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“Personal Lives” @ Verge

Jullian Pacciuli: Maria, Amy and Louie
I’m not sure how or when photography became the province of socio-anthropological investigation. Was it with Dorothea Lange in the ‘30s? Diane Arbus in the ‘60s? Nicholas Nixon in the ‘70s? Sally Mann and Nan Goldin in the ‘80s? Gregory Crewdson in ‘00s? In truth, the urge to document and categorize with the camera dates to the invention of photography itself. What’s new is how academic and how formalized and narrow these types of investigations have become. And, how thoroughly bloodless they can be. I remember spending a week wandering around Art Basel Miami (and its 20 plus “satellite” shows) in 2007 wondering just how many Candida Hofer interiors the market could bear. (Many, as it turned out.)
 
Which brings me to “Personal Lives”, a recent group show at Verge. Like so much current photography, it has the look, feel and focus of a scientific study. Its incubator is academia. Its practitioners are recent MFA grads, and their subjects — families, teenage coming-of-age rituals, clandestine couplings and home décor – are all familiar and academy-sanctioned.
 
But surprise: here is a show of almost uniformly compelling work. 
 
Juliana Pacciuli specializes in “set-up” photography: building and recording scenes that look like movie stills crossed with department store window displays. The results of this approach are generally about as appealing as cellophane-wrapped vegetables.  But in “Maria, Amy and Louie,” an image of three skimpily clad teenage girls, one of whom is applying Calamine lotion to the bare back of another, Pacciuli creates a sort of pubescent demimonde. Like the suggestive Coppertone ads of yore or the propagandistic illustrations of Norman Rockwell, the picture lures viewers in a way that is both hygienic and voyeuristic.  Part of the effect has to do with the oval shape that offers us a literal keyhole through which to spy.  But Pacciuli also throws parts of the picture out of focus at various depths, which lends a photorealistic patina to an image that probably began as thoroughly scrubbed exercise in hyperreality.
 
Cynthia Yardley: West Village Manhattan (both images)
In contrast, Cynthia Yardley trains her camera on domestic artifacts: closets, bookshelves, bathrooms sitting rooms and the like. She makes large-format photographs and cuts them into rectangles which are displayed in large grid formations that recall the early composite Polaroids of David Hockney. But where Hockney manually pasted prints together to create visual dislocations, Yardley re-photographs select objects within each scene and sews them together electronically. The effect is subtle but certain:  You really do wonder about the inhabitants of these spaces: the guy who owns the “casual Friday” wardrobe in “West Village Manhattan”; the loft residents whose grungy, richly hued bathroom is pictured in “South Williamsburg, Brooklyn, NY”; and the collector whose military memorabilia fills a room in “Toronto, Ontario.”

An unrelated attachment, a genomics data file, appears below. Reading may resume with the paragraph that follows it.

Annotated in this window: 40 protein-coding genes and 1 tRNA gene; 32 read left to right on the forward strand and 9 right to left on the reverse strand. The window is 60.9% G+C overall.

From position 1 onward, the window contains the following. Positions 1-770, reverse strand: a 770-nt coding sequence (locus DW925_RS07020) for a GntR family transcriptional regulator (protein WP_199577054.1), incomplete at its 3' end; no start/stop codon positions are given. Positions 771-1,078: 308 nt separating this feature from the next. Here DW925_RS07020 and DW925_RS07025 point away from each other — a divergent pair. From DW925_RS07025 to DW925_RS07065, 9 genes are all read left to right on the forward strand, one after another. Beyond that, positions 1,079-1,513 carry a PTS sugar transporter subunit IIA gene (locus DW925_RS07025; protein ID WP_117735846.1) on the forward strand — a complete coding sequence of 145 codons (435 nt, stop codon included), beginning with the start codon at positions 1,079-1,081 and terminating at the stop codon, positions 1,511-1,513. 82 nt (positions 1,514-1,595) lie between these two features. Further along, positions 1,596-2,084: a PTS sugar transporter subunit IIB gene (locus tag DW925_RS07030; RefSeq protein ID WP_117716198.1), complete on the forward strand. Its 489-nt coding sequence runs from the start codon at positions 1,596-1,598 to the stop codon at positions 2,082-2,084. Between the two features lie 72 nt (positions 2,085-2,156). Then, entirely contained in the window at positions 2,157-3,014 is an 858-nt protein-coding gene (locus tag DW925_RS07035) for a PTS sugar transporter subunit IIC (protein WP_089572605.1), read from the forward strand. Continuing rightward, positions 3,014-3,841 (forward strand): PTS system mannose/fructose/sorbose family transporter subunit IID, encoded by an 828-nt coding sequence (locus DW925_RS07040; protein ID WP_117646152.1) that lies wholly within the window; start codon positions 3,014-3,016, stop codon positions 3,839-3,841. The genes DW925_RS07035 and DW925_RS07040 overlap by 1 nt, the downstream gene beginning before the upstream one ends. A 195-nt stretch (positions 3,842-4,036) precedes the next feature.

Rebecca Crowther: Ecstatic Queen
 
Rebecca Crowther’s project, “Crowning Achievements,” is an installation of 84 high school homecoming pictures arrayed across a wall. It’s a time capsule of nostalgic Americana whose subjects — judging from the hairdos (flips, bobs, bouffants, Afros, mop tops) and the apparel – were coronated between the late ‘50s and the mid ‘70s.  It’s great fun to look at; but it ultimately feels more curatorial than creative. 
 
Jessamyn Lovell isn’t celebrating anyone’s glory years. She comes from a poor New England family of hippie farmers who suffer poverty but somehow survive, and her simultaneous self-distancing and bonding are the subjects of an 86-picture series that is, by turns, poignant, wrenching and triumphant. With a snapshot aesthetic applied consistently and unflinchingly to every aspect of her family’s existence, Lovell gives us a project that rings true.
Jessamyn Lovell: Family
Greta Snider and Johunna Grayson’s intentions are a bit murkier. They serve up 20 pairs of obscure, somewhat surrealistic images that promise or imply something dark and smutty without delivering. I wondered if I was missing something. As it turns out, the series was originally conceived as an installation of overlapping slides with voiceovers which the gallery showed only once during a presentation by the artists. 
 
 
Missteps notwithstanding, Verge, with this show, scores yet another hit in its short life as Sacramento’s most-closely watched new space.
 
“Personal Lives” closed at Verge Gallery & Studio Project on April 18, 2009.
 

 

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